In case we were wondering whether Habayit, a kosher, Israeli restaurant in West L.A., was going to answer our religion questions for us, the answer, it turns out, is “no”. Buried in the corner of a mini-mall with even its electric sign off (causing us to miss it on our first drive-by) is this small and immediately mood-sinking establishment. It’s seven o’clock in the evening, there are only three other people in the restaurant and two of them work here, while the third is a man who looks like he can’t decide whether to jump off a building or just be depressed for the rest of his life. A quiet, emotionless server takes our order, then a few minutes later the food comes. GFB has been craving matzo ball soup, and the restaurant serves an adequate version here. But in the end, all it does is get us talking about how great it would be if I used my old family recipe for perfect chicken soup and have GFB make some kick ass matzo balls. “Matzo ball soup is so rarely made as a delicate, elevated dish,” I say, “let’s make sure we do it this winter.” My falafel sandwich, meanwhile, is surprisingly good. Crispier than most other versions I come across, mixed with tomatoes and cucumbers, then tossed with their spicy green chili paste, I’ve become one happy camper. The pita is a little dry and breaks apart too easily, but that’s often, sadly, to be expected. We also decide to try magadra— rice and lentils with mushy sweet onions. It tastes exactly like it sounds and makes me feel a little like a mountain ascetic, living in humble silence somewhere in the Indian wilderness. Then, just like that, the dinner is over.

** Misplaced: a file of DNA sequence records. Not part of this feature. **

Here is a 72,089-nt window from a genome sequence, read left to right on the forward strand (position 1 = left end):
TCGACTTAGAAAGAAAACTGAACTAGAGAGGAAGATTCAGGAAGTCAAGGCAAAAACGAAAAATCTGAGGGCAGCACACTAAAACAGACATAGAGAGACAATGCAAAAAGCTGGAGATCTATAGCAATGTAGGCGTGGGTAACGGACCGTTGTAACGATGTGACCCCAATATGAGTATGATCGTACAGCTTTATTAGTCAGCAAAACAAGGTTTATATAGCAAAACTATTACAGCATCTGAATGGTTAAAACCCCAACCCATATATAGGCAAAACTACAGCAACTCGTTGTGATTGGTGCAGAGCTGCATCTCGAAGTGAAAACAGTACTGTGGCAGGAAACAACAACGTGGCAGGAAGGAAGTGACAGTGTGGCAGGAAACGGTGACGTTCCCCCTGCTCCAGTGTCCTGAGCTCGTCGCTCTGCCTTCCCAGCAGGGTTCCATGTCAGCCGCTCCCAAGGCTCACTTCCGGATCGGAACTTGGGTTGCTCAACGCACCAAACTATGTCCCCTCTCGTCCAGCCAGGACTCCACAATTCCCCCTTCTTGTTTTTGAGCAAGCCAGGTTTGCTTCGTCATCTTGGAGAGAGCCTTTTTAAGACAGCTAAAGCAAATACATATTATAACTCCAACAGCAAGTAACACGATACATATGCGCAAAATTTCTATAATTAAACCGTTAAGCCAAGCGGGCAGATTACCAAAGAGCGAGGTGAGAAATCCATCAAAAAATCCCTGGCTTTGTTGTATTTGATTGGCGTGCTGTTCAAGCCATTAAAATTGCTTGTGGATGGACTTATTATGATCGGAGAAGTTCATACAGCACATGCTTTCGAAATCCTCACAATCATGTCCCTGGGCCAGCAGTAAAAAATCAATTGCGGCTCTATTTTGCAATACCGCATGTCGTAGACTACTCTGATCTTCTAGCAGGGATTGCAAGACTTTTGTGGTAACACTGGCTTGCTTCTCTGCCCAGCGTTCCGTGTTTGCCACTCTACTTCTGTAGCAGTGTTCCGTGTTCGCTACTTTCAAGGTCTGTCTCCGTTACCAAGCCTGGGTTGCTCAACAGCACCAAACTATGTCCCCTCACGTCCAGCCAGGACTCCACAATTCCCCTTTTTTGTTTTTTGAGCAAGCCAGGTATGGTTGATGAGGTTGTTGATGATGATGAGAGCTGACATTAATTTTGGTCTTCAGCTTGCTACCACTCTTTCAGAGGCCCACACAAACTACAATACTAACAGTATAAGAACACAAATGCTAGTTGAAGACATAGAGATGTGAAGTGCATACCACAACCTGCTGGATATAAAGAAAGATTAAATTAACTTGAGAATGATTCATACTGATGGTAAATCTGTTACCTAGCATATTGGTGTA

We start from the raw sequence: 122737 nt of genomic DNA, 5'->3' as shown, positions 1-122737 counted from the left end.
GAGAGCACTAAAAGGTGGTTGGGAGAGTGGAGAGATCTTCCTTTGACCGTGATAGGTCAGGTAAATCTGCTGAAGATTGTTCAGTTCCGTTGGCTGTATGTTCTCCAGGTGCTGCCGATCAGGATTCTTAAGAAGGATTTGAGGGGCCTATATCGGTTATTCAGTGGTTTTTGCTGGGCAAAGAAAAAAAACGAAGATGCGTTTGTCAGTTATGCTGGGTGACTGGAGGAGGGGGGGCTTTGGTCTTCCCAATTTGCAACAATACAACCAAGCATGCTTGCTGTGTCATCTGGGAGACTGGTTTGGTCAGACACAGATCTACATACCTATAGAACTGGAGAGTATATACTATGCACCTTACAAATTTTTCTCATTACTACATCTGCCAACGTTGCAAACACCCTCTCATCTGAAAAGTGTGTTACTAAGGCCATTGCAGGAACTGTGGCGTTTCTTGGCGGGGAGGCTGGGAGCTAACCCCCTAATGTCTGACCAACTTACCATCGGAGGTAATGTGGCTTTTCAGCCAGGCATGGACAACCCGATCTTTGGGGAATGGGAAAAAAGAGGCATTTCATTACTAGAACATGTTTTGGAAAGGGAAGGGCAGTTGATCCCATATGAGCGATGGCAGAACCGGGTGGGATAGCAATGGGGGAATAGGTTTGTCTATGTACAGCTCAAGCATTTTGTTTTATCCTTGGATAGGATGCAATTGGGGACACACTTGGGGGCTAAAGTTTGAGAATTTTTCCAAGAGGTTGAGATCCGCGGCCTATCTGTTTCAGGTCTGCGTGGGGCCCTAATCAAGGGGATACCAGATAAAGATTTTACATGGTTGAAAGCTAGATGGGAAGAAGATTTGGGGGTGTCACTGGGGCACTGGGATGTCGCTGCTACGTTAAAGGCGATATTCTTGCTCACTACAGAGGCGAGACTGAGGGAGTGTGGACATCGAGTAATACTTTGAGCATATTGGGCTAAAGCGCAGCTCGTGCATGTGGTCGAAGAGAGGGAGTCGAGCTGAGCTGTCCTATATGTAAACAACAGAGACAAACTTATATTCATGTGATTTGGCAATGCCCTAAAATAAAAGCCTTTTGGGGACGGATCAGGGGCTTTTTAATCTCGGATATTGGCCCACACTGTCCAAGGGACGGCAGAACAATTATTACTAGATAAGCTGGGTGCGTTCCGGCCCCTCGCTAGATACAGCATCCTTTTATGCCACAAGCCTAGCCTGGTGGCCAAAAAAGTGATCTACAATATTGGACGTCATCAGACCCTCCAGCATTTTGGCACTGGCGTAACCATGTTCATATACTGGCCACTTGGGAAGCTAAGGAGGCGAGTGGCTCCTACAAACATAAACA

I probably will find myself going back there, if only because it’s a place to get a decent falafel on the west side. But it begs to be a lunch spot, where natural light makes an empty restaurant more comforting, rather than dinner, during which I wound up pinching my arm just to confirm that I actually exist. “We could talk about Judaism to make the post more interesting,” says GFB. “Another day,” I respond. “I’m tired. Let’s go home.”